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The Good Life in the Scientific Revolution: Descartes, Pascal, Leibniz, and the Cultivation of Virtue
by Matthew L. Jones
University of Chicago Press, 2006
Paper: 978-0-226-40955-9 | Cloth: 978-0-226-40954-2 | eISBN: 978-0-226-40956-6
Library of Congress Classification Q125.2.J66 2006
Dewey Decimal Classification 509.032

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ABOUT THIS BOOK

Amid the unrest, dislocation, and uncertainty of seventeenth-century Europe, readers seeking consolation and assurance turned to philosophical and scientific books that offered ways of conquering fears and training the mind—guidance for living a good life.

The Good Life in the Scientific Revolution presents a triptych showing how three key early modern scientists, René Descartes, Blaise Pascal, and Gottfried Leibniz, envisioned their new work as useful for cultivating virtue and for pursuing a good life. Their scientific and philosophical innovations stemmed in part from their understanding of mathematics and science as cognitive and spiritual exercises that could create a truer mental and spiritual nobility.  In portraying the rich contexts surrounding Descartes’ geometry, Pascal’s arithmetical triangle, and Leibniz’s calculus, Matthew L. Jones argues that this drive for moral therapeutics guided important developments of early modern philosophy and the Scientific Revolution.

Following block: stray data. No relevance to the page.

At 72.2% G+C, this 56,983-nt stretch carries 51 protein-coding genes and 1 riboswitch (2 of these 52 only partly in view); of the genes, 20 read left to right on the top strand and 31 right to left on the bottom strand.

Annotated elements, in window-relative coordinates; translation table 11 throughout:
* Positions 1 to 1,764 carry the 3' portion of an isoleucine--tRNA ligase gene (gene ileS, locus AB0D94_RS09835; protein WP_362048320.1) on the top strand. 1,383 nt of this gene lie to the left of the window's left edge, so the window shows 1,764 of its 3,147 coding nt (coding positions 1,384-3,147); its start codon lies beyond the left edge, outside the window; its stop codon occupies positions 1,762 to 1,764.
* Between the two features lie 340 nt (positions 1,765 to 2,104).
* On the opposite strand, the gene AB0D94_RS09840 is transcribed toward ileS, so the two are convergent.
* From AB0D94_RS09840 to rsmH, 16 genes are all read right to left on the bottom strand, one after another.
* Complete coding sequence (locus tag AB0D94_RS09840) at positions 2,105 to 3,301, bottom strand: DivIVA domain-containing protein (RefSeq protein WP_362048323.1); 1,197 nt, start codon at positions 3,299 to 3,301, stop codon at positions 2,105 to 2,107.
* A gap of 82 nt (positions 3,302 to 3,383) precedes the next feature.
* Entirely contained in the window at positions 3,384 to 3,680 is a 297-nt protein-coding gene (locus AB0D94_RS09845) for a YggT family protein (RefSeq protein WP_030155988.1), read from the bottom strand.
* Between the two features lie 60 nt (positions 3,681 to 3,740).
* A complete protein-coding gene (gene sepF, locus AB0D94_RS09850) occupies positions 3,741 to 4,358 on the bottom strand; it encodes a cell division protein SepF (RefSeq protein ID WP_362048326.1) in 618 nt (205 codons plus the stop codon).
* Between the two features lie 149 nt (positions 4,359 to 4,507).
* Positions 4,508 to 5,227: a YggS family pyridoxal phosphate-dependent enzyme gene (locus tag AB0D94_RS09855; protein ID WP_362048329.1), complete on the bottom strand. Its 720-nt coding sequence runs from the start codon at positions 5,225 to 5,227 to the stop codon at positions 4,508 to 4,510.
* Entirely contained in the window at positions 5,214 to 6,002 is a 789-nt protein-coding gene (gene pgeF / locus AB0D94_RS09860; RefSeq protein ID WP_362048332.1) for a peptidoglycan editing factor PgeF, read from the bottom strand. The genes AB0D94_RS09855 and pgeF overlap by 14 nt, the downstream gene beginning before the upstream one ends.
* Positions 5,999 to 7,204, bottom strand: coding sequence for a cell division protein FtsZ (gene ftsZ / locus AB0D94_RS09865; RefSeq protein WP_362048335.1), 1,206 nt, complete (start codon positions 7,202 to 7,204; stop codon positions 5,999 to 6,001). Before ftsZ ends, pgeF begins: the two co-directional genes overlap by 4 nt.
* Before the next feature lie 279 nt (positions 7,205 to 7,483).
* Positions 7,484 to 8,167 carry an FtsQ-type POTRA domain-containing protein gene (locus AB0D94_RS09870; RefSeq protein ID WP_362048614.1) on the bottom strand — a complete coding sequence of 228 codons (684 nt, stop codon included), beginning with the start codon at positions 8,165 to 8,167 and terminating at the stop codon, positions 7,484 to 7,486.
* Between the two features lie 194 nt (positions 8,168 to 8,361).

See other books on: 1596-1650 | Descartes, René | Mathematics | Scientific Revolution | Virtue
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